*f*with

_{x}

*t**=*

^{x}*M*(

*f*), which we will call the label of the fragment. Then, we query the hash map for

_{x}*t*. If this key is not in the map, we create a new equivalence class with this label, and set its count to 1. Otherwise, we increment the count of the equivalence class with this label that we find in the map. The efficient, concurrent nature of the data structure means that many threads can simultaneously query and write to the map while encountering very little contention. Each key in the hash map is associated with a value that we call a “rich” equivalence class. For each equivalence class

^{x}*C*, we retain a count

^{j}*d*= |

^{j}*C*|, which is the total number of fragments contained within this class. We also maintain, for each class, a weight vector

^{j}*w*. The entries of this vector are in one-to-one correspondence with transcripts

^{j}*i*in the label of this equivalence class such that

That is, is the average conditional probability of observing a fragment from *C ^{j}* given

*t*over all fragments in this equivalence class. Since the fragments in

_{i}*C*are all exchangeable, the pairing between the conditional probability for a particular fragment and a particular transcript need not be maintained, as the following series of equalities holds:

^{j}Thus, the aggregate weights stored in the “rich” equivalence classes gives us the power of considering the conditional probabilities specified in the full model, without having to continuously reconsider each of the fragments in .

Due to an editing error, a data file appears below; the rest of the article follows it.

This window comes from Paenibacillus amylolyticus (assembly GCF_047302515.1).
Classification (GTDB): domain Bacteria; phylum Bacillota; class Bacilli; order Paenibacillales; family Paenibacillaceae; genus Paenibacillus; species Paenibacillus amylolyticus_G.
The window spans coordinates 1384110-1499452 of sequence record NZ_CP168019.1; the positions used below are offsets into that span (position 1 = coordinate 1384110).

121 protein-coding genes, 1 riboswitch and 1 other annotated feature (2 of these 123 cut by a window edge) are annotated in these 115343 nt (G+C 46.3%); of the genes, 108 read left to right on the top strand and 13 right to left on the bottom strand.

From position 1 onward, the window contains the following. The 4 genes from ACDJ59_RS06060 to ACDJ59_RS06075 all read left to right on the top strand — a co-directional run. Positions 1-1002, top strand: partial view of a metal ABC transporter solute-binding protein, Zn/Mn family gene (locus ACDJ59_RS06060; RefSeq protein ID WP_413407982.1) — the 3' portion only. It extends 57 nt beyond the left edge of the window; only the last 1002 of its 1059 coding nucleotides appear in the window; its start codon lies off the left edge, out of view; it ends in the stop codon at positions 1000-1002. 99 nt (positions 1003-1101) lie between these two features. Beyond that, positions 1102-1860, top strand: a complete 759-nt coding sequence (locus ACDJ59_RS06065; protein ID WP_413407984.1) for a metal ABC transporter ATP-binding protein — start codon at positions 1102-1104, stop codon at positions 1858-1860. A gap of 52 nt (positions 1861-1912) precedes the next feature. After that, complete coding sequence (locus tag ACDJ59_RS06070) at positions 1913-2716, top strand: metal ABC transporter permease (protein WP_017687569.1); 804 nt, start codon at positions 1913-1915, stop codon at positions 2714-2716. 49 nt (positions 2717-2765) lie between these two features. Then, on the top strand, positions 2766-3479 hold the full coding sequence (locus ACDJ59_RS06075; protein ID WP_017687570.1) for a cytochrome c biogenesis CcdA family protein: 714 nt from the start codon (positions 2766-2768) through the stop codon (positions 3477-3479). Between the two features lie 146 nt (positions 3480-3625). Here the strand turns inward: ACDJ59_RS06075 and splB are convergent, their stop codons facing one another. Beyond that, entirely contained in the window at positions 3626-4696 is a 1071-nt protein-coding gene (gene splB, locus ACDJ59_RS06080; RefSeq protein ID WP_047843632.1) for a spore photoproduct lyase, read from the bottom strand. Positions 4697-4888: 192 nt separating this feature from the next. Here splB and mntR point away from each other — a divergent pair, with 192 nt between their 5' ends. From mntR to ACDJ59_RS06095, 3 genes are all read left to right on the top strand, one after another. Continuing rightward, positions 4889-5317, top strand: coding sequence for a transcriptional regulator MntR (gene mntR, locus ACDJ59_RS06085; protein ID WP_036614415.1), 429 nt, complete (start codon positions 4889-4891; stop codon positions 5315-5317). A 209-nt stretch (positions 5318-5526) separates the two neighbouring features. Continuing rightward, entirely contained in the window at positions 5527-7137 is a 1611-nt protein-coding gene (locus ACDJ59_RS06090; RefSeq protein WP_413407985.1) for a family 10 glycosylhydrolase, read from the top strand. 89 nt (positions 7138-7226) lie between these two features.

### Offline phase

In its offline phase, which follows the online phase, Salmon uses the “rich” equivalence classes learned during the online phase to refine the inference. Given the set of rich equivalence classes of fragments, we can use an expectation maximization (EM) algorithm to optimize the likelihood of the parameters given the data. The abundances ** η** can be computed directly from

**, and we compute maximum likelihood estimates of these parameters which represent the estimated counts (i.e. number of fragments) deriving from each transcript, where: and . If we write this same likelihood in terms of the equivalence classes , we have:**

*α*#### EM update rule

This likelihood, and hence that represented in equation (9), can then be optimized by applying the following update equation iteratively

We apply this update equation until the maximum relative difference in the ** α** parameters satisfies:
for all . Let

**be the estimates after having achieved convergence. We can then approximate**

*α′**η*by where:

_{i}#### Variational Bayes optimization

Instead of the standard EM updates of equation (11), we can, optionally, perform Variational Bayesian optimization by applying VBEM updates as in [14], but adapted to be with respect to the equivalence classes:
where:
Here, Ψ (·) is the digamma function, and, upon convergence of the parameters, we can obtain an estimate of the expected value of the posterior nucleotide fractions as:
where . Variational Bayesian optimization in the offline-phase of Salmon is selected by passing the `– –useVBOpt` flag to the Salmon `quant` command.